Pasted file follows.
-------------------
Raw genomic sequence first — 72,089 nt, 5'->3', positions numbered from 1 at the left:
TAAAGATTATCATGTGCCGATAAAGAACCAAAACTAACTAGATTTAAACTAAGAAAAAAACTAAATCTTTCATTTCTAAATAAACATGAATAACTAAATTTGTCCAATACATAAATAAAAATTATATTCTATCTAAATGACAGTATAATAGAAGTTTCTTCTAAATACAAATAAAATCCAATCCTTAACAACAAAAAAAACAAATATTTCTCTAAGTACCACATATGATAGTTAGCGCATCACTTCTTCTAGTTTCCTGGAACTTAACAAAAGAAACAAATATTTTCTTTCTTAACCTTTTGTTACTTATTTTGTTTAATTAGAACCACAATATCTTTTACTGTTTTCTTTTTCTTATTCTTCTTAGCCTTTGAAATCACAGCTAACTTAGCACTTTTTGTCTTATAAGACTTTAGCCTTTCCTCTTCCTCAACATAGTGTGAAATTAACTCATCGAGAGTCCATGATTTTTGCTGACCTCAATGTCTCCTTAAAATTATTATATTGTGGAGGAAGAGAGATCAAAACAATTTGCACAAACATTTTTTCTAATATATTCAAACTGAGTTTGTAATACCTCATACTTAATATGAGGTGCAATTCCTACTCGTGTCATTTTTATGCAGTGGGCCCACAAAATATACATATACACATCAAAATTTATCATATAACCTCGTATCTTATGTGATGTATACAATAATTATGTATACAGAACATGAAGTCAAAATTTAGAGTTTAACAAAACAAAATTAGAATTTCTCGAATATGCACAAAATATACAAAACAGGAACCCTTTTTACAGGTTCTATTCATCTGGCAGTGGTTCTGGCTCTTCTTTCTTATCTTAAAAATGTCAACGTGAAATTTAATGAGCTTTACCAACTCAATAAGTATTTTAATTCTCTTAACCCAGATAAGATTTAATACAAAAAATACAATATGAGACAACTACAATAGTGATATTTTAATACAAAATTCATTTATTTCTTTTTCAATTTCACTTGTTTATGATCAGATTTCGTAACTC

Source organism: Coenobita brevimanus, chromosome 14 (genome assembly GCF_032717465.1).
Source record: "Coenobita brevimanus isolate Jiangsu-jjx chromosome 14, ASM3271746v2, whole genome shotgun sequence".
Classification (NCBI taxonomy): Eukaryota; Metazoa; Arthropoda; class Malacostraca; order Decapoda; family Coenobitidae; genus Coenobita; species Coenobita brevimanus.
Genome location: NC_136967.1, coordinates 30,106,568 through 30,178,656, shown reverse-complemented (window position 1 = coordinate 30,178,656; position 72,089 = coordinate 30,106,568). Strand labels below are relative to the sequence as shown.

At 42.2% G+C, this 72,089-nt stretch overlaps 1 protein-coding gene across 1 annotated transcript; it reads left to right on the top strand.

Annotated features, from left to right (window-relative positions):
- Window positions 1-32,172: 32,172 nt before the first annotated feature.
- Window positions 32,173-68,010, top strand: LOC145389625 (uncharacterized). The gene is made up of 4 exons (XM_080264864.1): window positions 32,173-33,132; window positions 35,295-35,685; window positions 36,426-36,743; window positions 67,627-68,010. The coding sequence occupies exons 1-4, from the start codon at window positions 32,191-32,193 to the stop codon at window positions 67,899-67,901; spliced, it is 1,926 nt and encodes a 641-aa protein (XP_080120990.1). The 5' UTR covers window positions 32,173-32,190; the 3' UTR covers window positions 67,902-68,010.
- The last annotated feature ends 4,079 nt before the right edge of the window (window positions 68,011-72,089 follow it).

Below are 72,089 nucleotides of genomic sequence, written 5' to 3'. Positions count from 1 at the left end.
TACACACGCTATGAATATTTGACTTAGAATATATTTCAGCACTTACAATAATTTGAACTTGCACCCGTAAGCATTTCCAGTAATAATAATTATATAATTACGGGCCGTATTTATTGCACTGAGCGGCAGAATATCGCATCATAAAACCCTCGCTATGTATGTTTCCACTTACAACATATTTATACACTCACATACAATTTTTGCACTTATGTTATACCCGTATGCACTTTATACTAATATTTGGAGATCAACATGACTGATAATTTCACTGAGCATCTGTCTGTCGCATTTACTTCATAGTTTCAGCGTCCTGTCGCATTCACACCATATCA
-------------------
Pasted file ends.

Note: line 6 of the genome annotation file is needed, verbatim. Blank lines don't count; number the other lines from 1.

Genome location: NC_136967.1, coordinates 30,106,568 through 30,178,656, shown reverse-complemented (window position 1 = coordinate 30,178,656; position 72,089 = coordinate 30,106,568). Strand labels below are relative to the sequence as shown.